The distinction between E. J. and others with mongolism (you might want to right click and open the image in a new tab to read the full page version of the text) is that she was one of the first medically observed "mongols" who had bore a "normal child." Although the child was developmentally slow his physical traits were seen as normal despite some muscular issues. Her thanks for being part of this scientific observation was the deer in the headlights, topless photo below:
A grotesque lack of professionalism on behalf of the medical researchers but I suppose that the middle part of the 1900s was rife with that sort of Dr. Frankenstein attitude towards special needs patients as they were often treated as guinea pigs. As for E. J's pregnancy, it seems that a semi-retarded and blind boarder at the home she was cared for, after the death of her parents, wasn't quite so slow in the instinctual department. In the aftermath her lack of menstruation and growing abdomen was blindly attributed to a tumor. Which speaks to the 1950s naivete we often hear about but most likely was a convenient oversight more so than a misdiagnosis by the farmer's wife whose care she was in.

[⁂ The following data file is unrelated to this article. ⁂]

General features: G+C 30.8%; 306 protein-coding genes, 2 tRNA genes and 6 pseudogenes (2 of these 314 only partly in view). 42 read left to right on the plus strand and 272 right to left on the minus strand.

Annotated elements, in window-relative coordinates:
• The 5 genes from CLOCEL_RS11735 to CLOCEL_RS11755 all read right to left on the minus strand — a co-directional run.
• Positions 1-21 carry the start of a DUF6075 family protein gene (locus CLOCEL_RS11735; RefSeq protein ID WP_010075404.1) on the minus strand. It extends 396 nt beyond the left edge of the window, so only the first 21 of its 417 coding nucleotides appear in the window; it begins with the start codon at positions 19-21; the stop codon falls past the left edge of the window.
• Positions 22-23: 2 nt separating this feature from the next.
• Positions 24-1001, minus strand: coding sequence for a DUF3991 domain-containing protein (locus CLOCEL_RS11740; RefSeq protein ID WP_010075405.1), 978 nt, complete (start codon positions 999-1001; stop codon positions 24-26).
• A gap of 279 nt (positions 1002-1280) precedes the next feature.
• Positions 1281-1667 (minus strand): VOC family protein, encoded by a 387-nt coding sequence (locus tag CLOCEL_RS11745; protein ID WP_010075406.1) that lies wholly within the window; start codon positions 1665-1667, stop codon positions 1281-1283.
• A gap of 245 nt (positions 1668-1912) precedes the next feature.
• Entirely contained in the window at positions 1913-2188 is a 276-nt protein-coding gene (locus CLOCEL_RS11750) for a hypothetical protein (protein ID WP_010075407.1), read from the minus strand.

The alleged father, V. E., mind you this was the 1950s and paternity was seemingly established via a police interrogation where the mentally retarded man confessed to having intercourse with E. J., was born healthy and contracted a cerebral disease at the age of 9 months which caused epileptic seizures several times a week and culminated in blindness and slowed development.
The boy, P. J., was born May 30, 1954 and is quite possibly still alive. He was a handsome little tyke who was eager to interact with both acquaintances and strangers. He walked with a gait and even though his mannerisms were that of a child a year younger than himself, this may have been due to his continued residency in hospital and institutions for much of his young life.
You may be wondering at this point what the purpose of posting this article is and I don't really have an answer. I thought it was an intriguing topic and it's not often that you find a journal of mental deficiency from 1957 but I did and now so have you.